The reality of aging. Sadly, a Betty White old age may not be an option for most of us. What can we do now to better prepare for the future?

Here is what Elaine wrote me in response:

In a message dated 6/10/2011 3:41:39 P.M. Eastern Daylight Time, writes:

Dear Elinor

Up until now I have not had any reason to respond to your informative Emails, but you hit me right where I should be, AGING. Believe it or not I am joining the Octogenarian membership and as you know, as active as I have been, I am truly in the Betty White category.

For your members and info, nothing gets you there except you. Doing what you can to help become you is totally up to the YOU.

For the past 20 plus years, I never cared how old I was or going to be. I just did what was necessary to be a successful part of society and added to my life work, in my case mediation, new and more educational programs. When one finds reasons to do whatever it takes to help others, truly their life has much more meaning. I feel I am rambling on but that comes with age and aging.

Until now, whenever someone questioned my age, I never let it out, I hear OH you look wonderful etc. But my purpose in writing this is to tell you, my friend how good I feel about what I have done and continue doing not how I look. Life has much to offer those who take advantage of it and I am there.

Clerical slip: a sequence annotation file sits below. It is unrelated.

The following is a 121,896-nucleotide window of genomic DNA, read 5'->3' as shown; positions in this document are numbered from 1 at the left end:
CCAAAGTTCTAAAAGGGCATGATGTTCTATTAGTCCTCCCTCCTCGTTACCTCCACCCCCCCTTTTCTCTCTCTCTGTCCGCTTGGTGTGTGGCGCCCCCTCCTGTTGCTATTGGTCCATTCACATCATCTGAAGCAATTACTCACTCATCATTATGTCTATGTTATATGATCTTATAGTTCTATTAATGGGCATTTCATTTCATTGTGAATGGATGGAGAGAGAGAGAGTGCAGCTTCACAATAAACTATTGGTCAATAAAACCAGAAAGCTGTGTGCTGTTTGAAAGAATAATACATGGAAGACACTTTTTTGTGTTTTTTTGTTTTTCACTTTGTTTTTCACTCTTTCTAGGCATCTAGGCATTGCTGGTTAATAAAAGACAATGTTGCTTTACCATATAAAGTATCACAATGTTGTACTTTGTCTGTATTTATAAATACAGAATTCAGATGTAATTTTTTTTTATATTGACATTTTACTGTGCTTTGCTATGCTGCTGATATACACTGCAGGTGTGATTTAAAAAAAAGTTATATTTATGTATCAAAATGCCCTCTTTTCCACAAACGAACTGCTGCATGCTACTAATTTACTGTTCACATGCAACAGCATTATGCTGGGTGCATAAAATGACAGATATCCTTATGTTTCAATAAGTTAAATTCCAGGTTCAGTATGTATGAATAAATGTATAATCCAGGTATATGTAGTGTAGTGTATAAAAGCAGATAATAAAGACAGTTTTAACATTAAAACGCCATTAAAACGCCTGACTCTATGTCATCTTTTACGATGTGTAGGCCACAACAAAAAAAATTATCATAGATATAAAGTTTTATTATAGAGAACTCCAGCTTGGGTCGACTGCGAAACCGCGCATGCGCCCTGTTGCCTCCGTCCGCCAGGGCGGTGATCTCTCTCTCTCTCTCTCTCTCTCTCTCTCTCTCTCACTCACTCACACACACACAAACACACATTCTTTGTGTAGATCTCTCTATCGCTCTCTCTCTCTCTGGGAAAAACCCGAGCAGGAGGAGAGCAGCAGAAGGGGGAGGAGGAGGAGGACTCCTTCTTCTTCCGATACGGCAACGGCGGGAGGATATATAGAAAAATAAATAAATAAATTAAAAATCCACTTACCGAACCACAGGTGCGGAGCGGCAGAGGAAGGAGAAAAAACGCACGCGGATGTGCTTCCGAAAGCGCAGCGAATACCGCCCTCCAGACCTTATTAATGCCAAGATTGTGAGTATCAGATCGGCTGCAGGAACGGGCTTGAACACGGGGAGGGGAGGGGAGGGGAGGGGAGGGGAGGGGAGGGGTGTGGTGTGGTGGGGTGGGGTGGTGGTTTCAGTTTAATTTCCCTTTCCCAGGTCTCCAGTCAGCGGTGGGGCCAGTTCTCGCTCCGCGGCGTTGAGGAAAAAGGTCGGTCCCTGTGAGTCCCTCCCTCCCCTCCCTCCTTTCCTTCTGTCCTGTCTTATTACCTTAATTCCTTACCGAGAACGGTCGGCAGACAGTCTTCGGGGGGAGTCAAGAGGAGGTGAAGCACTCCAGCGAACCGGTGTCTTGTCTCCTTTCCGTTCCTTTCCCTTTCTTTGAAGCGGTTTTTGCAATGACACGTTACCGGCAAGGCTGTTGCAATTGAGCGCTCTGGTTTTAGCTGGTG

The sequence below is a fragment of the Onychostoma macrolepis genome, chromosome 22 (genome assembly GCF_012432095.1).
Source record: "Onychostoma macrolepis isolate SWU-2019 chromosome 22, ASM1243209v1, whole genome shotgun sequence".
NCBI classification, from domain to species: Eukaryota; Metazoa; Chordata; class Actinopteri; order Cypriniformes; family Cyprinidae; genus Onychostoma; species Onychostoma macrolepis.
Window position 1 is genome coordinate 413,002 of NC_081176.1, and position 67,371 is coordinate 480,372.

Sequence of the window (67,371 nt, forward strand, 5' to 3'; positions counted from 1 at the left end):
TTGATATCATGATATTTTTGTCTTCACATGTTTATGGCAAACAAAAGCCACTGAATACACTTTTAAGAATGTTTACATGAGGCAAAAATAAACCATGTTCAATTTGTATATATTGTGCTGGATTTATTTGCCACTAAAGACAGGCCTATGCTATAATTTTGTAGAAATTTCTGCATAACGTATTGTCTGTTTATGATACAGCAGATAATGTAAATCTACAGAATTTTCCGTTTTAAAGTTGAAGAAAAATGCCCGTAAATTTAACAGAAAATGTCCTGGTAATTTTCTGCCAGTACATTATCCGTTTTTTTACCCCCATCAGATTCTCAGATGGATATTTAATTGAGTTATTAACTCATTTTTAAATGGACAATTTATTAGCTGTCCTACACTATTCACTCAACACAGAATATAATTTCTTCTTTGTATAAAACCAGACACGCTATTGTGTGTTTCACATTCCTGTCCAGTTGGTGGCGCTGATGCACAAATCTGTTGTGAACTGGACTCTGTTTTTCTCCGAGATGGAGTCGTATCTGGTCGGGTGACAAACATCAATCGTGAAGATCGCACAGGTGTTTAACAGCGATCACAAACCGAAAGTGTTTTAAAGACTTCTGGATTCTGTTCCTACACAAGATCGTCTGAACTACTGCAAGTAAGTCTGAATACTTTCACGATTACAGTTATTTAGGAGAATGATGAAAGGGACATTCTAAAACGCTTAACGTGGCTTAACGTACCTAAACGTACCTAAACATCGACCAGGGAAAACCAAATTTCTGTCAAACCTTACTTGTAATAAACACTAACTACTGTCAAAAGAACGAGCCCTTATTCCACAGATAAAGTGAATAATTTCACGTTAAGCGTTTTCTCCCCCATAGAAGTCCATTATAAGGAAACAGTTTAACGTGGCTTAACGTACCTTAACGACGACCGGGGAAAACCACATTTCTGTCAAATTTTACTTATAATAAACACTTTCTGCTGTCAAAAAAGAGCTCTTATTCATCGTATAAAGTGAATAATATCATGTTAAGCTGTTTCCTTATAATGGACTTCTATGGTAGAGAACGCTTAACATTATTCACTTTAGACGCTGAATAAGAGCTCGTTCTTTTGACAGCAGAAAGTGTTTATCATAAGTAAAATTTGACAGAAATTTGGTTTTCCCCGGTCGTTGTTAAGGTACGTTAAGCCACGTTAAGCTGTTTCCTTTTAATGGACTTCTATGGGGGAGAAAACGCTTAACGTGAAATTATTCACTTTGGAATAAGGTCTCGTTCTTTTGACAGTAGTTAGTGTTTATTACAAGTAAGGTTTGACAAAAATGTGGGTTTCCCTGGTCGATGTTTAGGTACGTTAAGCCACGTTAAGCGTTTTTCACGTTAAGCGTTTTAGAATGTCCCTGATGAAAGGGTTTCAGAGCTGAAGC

Keep in touch as I know you will.

Luv Elaine

Here is my response to her:

Yes, you are in the Betty White category. Well, you look better than she does. But, you have her energy and spirit. For the rest of us, a Betty White future is probably not in the cards. Look around at your friends. How many other women in your age range look/act like you? None. While your girlfriends were otherwise preoccupied (shopping?) you were the only woman in the old white guys mediator fraternity. So in more ways then one you are the exception to the rule.

Should we (the generation after yours) make believe we will all be 80 and running around like you? I dont know if this denial is a good thing. Would it be better, instead, to stop making believe, start planning, and face the fact that we will be decrepit for an extended period? Well, until I figure this out I am going to do what you said, shut-up and keep working.

Happy Trails, Love, Elinor

Friday, June 10, 2011

Intro Redux